PUNDIT OFF BASE
After seeing a British movie, This Sporting Life, Russell Baker of The New York Times has been moved to make some observations on what he calls "the corrupting influence of professional sports." Fans, it seems, are persons with a vicarious "need to crack skulls and smash noses." (They watch football and boxing, don't they?) He finds a "distortion of values" in the fact that heavyweight champions are paid so handsomely and that Joe Namath has signed a $400,000 contract with the New York Jets. If a man spent New Year's Day watching bowl games on TV he was acting "in disregard of family life."
Ah, but this is not all. "The perverse ethics of commercial sports have even begun to infect the area of government," says Baker, citing the deposition of Charles Halleck as Republican leader of the House of Representatives and finding in it a parallel with the firing of Yogi Berra after the Yankees lost the World Series. Halleck was on a losing team, too, you see. (In defense of baseball's good name, we must note that Berra would have been fired even if the Yanks had won the Series.) And it was "commercial" of President Johnson—here the connection with sport becomes remote—to address a joint session of Congress at 9 p.m. E.S.T. "for maximum fan exposure on TV."
As a sports magazine, we know our place and would not presume to comment on politics. We feel that Russell Baker, a writer of wit and competence in the political field, should similarly shun the corrupting influence of sports and contemplate only the sweetness and light of politics, though he may, if he chooses, come out firmly against the custom of having the President of the United States throw out the first ball to start the baseball season.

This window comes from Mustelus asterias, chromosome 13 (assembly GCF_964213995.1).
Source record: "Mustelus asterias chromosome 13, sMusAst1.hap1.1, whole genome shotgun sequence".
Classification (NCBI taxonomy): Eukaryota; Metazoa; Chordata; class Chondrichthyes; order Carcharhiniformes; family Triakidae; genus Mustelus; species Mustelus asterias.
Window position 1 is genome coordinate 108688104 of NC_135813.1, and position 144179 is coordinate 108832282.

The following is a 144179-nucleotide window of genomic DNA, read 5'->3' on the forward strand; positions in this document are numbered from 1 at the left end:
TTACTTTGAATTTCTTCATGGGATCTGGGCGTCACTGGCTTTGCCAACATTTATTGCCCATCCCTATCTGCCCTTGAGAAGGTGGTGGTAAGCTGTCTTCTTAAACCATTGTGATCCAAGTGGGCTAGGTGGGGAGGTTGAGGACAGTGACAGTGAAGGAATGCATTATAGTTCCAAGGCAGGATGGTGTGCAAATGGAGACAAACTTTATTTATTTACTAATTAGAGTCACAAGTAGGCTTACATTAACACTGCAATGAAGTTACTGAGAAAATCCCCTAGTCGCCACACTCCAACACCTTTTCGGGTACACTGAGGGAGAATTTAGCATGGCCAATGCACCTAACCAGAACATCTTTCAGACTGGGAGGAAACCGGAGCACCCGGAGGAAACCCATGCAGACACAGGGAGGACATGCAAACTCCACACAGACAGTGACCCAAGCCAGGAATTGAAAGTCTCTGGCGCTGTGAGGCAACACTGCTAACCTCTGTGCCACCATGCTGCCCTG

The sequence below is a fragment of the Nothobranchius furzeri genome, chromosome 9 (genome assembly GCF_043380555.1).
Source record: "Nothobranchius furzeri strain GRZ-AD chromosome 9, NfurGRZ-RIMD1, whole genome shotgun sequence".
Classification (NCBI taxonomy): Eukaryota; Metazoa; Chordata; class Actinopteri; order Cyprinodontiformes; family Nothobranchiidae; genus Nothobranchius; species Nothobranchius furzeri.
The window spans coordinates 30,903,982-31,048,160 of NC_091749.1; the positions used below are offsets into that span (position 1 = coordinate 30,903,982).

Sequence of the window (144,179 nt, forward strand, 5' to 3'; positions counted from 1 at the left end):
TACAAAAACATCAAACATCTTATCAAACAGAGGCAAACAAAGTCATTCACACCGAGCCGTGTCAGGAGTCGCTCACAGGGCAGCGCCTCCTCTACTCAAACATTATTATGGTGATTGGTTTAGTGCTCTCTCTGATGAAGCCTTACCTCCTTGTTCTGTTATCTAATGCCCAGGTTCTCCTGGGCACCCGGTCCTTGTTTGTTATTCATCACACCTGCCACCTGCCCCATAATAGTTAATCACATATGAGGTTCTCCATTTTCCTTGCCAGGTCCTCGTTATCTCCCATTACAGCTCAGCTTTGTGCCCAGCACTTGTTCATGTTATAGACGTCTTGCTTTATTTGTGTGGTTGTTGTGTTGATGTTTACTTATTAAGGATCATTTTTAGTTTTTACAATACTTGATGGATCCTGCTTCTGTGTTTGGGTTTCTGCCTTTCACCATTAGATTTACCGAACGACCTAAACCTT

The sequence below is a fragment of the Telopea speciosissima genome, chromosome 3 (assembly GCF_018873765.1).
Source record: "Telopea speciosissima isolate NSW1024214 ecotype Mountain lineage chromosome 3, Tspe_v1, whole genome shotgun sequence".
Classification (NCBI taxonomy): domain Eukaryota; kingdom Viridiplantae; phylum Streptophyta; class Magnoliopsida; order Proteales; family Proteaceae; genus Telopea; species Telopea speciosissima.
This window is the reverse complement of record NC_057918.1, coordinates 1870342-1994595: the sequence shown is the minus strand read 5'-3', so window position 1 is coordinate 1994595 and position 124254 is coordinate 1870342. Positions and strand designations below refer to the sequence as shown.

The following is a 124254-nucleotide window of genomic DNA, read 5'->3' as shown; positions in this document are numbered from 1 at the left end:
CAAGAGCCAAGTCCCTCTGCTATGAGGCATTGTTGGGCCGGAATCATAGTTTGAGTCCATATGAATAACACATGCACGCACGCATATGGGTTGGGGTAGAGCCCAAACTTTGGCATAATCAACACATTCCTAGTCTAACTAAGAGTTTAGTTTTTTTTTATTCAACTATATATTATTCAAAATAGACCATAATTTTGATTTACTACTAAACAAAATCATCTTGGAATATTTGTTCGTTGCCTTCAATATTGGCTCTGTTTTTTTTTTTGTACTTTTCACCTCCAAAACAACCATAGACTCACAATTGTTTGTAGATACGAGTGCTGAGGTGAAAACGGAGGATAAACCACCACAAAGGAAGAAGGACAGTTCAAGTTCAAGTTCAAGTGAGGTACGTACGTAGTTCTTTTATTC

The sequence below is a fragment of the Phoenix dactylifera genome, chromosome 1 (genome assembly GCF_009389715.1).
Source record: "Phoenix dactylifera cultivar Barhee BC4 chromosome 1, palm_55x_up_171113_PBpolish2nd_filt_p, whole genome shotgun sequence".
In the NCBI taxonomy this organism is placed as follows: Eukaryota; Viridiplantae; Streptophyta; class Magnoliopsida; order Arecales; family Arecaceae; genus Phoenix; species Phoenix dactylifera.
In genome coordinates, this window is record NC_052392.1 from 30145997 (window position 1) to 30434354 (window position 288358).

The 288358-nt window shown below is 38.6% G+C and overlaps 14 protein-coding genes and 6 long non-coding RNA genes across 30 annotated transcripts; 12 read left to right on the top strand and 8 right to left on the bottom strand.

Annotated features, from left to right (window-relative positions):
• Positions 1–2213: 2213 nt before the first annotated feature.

IN BASEBALL IT'S BUSH
As the National Basketball Association schedule approached the All-Star Game break, Wilt Chamberlain was dunking and banking shots at a 39.6 point pace, virtually assuring him of his sixth consecutive scoring crown. Nevertheless, San Francisco's 7-foot-1 center was unhappy, and this led to an unseemly row with Sid Borgia, the NBA's supervisor of referees. The league's officiating, said Chamberlain, is "atrocious." Borgia's counterpunch: "If our officiating was as atrocious as Wilt's foul shooting [a dismal 42% this season] we'd have all been fired 10 years ago.
"If Wilt was six inches shorter," Borgia went on, "you wouldn't even know about him. He might not even be in the NBA. And he'd be a pauper instead of a millionaire."
And so on. Chamberlain would seem to have little reason to complain about officiating. In more than 460 games, he is the only veteran player who has yet to foul out. But that is beside the point. No organized sport should tolerate such public controversy between an official and a player. In baseball, fines would be levied and heads would roll.
More than a decade ago one of the most esteemed men of skiing, Britain's Sir Arnold Lunn, saw a crisis developing. "The tendency to regard speed on the piste [packed slope] as the ultimate criterion of skiing skill is irrational and wholly mischievous in its influence on the development of the sport," he wrote. Sir Arnold's fears were realized. The removal of natural obstacles and the quest for speed in Alpine racing accelerated. Last week another influential man said it was high time for a change. The man is Marc Hodler, Swiss president of the International Ski Federation, and among his sweeping proposals are these: changing downhill racing courses from present sheer-speed runs down partly wooded slopes to slower open slopes with obstacles to test the racers' versatility; reducing the thicket of slalom gates to "lead slalom back where it started from—as a forest downhill run around the trees"; and discarding the seed-and-draw system in slalom racing (under which only the first dozen or so starters have any real chance of winning) in favor of an event run with elimination heats, as in track and field. Bravo, Mr. Hodler; it is high time.